has remained relatively static over the last 30 years as it is recognized that the maximum income for office development is achieved when a high percentage of the workers are located within an 8.0 m zone of the perimeter wall. Corner offices and the articulation of the façade significantly improve the ability to provide more space efficiency and quality than spaces with greater leasing depth. As floors become deeper, the marketability of the space significantly decreases (Crone, 1990).
Floor-to-floor / Floor-to-ceiling Height
The floor-to-floor height of an office building is typically the same for all occupied floors except for the lobby and floors for special functions. In high-rise office buildings, additional floor-to-floor height significantly entails greater cost on structural elements, cladding, mechanical risers, and vertical transportation. The floor-to-floor height of a building is a function of the required ceiling height, the depth of the raised floor (if used), the depth of the structural
floor system and material (which is dependent on the exterior-to-core distance), and the depth of the space required for mechanical distribution. Baum (1994), in his book “Quality and Property Performance”, defines quality in office buildings and suggests that the plan layout and the ceiling height are more significant than the following three determinants of building
quality: (i) Services and finishes; (ii) external appearance and (iii) durability
Another research project by Ho (1999) reveals that functionality of the floor slab is the most important category indicated by all the respondents of the investigation, except for users, who emphasized services as the relative importance of functionality. Designers in the same investigation rated functionality as their most important determinant of quality, because they
usually start the design process by working around constraints such as plan shape, usable floor area, and floor-to-floor heights. Commercial functions require a variety of floor-to-ceiling heights ranging between 2.7 and 3.7 m (Ali and Armstrong, 1995), and the depth of the structural floor system varies depending on the floor loads, size of structural bay, and type of floor framing system. In the case of steel floor framing, an allowance for fire-proofing must be made. However, in steel systems, increasing the structural depth will result in decreased weights
of rolled sections. Trusses, which permit the passage of ducts, provide structural depth without increase in floor-to-floor height. According to the analyzed buildings of the world, the floor-to-floor heights change between 3.73 m and 4.20 m with an average of 3.98 m (Table 4).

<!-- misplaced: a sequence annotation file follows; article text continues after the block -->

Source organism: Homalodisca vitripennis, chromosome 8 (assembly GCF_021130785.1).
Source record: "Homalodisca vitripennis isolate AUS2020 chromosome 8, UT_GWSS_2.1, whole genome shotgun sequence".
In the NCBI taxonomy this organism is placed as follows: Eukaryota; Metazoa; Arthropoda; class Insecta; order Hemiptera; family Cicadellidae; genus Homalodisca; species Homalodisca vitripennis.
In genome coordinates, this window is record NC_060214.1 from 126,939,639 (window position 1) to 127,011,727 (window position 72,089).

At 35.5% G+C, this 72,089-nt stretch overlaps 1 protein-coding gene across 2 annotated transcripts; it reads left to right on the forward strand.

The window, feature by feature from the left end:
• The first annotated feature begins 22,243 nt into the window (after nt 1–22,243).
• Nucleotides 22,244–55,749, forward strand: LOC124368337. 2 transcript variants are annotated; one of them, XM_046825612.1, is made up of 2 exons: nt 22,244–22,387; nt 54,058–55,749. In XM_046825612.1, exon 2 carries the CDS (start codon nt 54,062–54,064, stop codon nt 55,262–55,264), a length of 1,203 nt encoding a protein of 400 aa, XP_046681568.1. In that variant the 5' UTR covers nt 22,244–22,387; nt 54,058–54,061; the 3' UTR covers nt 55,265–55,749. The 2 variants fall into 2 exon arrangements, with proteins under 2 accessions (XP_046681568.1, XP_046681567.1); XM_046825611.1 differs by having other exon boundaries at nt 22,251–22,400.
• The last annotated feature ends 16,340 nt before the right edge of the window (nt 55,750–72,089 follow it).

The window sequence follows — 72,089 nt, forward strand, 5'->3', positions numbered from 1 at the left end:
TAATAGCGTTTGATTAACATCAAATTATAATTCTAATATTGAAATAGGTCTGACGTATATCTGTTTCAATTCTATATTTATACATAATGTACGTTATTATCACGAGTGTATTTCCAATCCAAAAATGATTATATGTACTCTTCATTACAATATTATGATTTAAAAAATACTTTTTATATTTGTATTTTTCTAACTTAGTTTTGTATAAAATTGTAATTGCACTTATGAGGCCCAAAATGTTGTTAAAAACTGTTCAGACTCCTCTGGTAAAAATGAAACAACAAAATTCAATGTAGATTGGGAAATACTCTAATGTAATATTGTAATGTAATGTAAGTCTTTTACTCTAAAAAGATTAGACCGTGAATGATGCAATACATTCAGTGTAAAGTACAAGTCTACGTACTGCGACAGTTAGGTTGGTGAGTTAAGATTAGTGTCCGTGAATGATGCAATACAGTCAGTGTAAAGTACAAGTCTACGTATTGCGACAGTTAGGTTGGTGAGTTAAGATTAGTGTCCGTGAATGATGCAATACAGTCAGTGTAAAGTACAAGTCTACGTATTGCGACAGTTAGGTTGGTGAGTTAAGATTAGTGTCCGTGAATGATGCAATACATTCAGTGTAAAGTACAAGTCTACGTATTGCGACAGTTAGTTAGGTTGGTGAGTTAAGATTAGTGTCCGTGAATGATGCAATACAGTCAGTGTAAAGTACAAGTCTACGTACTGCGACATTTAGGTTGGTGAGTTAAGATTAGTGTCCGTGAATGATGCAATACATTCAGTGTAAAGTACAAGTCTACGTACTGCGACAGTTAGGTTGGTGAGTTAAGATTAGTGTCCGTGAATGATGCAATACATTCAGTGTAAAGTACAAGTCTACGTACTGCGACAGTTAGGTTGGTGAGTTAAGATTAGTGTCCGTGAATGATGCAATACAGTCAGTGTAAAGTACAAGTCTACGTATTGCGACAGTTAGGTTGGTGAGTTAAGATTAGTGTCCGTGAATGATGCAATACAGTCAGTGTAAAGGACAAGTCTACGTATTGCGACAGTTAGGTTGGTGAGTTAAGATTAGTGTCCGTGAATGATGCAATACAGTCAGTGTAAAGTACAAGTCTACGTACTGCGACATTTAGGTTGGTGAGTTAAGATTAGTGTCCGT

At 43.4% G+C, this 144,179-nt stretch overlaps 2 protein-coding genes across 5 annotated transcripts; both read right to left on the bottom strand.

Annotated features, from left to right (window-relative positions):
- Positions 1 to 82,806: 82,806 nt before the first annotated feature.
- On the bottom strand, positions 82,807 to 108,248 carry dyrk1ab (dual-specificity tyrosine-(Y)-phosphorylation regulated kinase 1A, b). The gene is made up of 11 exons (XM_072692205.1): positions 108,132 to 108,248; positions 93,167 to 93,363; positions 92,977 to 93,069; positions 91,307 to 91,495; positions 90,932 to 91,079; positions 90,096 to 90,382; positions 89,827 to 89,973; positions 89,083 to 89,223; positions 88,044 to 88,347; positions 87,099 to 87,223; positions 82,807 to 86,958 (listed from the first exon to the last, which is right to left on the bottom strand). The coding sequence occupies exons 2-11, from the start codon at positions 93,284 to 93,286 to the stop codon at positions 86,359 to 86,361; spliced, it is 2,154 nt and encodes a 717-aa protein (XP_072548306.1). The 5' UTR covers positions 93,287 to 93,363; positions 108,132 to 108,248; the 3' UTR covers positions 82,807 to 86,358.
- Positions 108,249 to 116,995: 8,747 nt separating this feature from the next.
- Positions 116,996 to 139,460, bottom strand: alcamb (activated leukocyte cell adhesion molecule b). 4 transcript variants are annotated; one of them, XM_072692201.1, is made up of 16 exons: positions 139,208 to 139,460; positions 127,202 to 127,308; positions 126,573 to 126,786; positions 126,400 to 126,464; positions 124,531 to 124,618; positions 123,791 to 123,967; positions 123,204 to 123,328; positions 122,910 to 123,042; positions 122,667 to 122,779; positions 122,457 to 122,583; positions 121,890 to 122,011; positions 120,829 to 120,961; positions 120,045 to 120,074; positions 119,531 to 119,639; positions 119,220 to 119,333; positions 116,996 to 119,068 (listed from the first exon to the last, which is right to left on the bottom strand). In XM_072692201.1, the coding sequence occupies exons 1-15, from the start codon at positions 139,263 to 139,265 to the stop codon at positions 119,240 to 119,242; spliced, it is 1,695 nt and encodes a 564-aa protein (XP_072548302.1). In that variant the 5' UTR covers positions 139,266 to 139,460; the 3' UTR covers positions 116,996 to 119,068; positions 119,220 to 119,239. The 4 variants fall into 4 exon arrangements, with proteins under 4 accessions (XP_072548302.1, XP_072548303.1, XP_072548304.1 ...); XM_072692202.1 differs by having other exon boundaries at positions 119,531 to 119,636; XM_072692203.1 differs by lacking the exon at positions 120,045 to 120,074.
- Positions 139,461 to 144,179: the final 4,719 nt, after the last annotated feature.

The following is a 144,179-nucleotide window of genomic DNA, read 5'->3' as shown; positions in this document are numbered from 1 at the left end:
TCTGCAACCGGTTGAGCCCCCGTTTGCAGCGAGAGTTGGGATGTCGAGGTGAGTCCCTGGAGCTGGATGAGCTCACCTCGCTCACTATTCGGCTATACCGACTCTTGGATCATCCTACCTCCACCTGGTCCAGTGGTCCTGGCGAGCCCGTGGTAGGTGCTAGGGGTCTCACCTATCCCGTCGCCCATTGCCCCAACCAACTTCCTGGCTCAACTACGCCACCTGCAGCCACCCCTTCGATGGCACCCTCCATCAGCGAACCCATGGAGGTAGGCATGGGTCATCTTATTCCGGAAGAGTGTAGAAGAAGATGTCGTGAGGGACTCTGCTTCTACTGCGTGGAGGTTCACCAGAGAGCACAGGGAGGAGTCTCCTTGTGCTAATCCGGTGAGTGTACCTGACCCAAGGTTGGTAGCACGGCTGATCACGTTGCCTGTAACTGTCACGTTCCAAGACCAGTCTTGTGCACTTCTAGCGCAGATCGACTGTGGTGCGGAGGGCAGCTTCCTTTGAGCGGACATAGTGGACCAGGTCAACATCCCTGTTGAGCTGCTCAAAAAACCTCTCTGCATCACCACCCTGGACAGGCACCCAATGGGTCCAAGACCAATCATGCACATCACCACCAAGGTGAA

The floor-to-ceiling heights have a range changing between 2.65 m and 2.8 m with an average of 2.7 m. Raised floor is provided in Taipei 101 Tower, Sears Tower, Petronas Tower 1 and 2, and Two International Finance Centre. The tallest office buildings in Turkey have floor-to-floor heights changing between 3.40 m and 4.8 m with an average of 3.6 m, which is under the average of the examples at abroad. The floor-to-ceiling heights also have a range between 2.60 m and 2.80 m, with an average of 2.7, thus being close to the average value of the ten tallest office buildings of the world.
The core of the building comprises all of the vertical circulation elements, such as elevators, fire-stairs, mechanical shafts, toilets, and elevator lobbies. In early office buildings, these elements tended to be dispersed on the floor rather than concentrated, while today’s contemporary buildings include all these elements in a specific zone, which is mainly the core. Many of the key structural elements, such as the shear walls that provide lateral stability,
are integrated into the core in order to simplify the architectural design.Layout of the core is critical to the development efficiency and operational effectiveness of a high-rise office building, while also playing a significant role in the way the structure copes with lateral loads (Watts et al, 2007). Building cores can be arranged in several ways. Central cores integrating
with the outer structure resist lateral loads more effectively and open up the perimeter for light and view, enabling efficient workplaces. Buildings with side cores have the advantage of homogeneous workplaces, which is usually organized into one space. This building type is very attractive to users without cellular offices and has until recently been the standard in Japan and Korea (Kohn and Katz, 2002). Multiple cores are common in lowrise buildings, which have very large or narrow floor slabs. The design of the core significantly affects the overall space efficiency of the buildings, vertical circulation, and distribution of mechanical and electrical shafts. The lifting strategy drives the core size and has a major impact in terms of design on all high-rise office buildings. One of the drivers is the acceptable period of time for users to get from ground floor to their destination. The ideal solution balances a number of factors such
as the number and the speed of lifts, group sizes, building zones and the core arrangement, considering the space usage as well as cost (Watts, et al, 2007). In order to achieve the maximum space efficiency of a high-rise office building, the core must be reduced to an acceptable ratio of the gross floor area, while coping with the fire regulations and achieving an effective vertical transportation with the elevators. In many high-rise office buildings structural elements within and around the core interact with the perimeter frame. These structural elements can be constructed with either steel or reinforced concrete, or both. In the
case of a reinforced concrete core, its structural weight can be very heavy, thus inducing an additional cost for the foundation. In United States, steel is commonly used as the structural material and lightweight fire-rated drywall is used to form the walls in order to reduce its thickness and save the foundation cost and construction time (Ho, 2007). However, in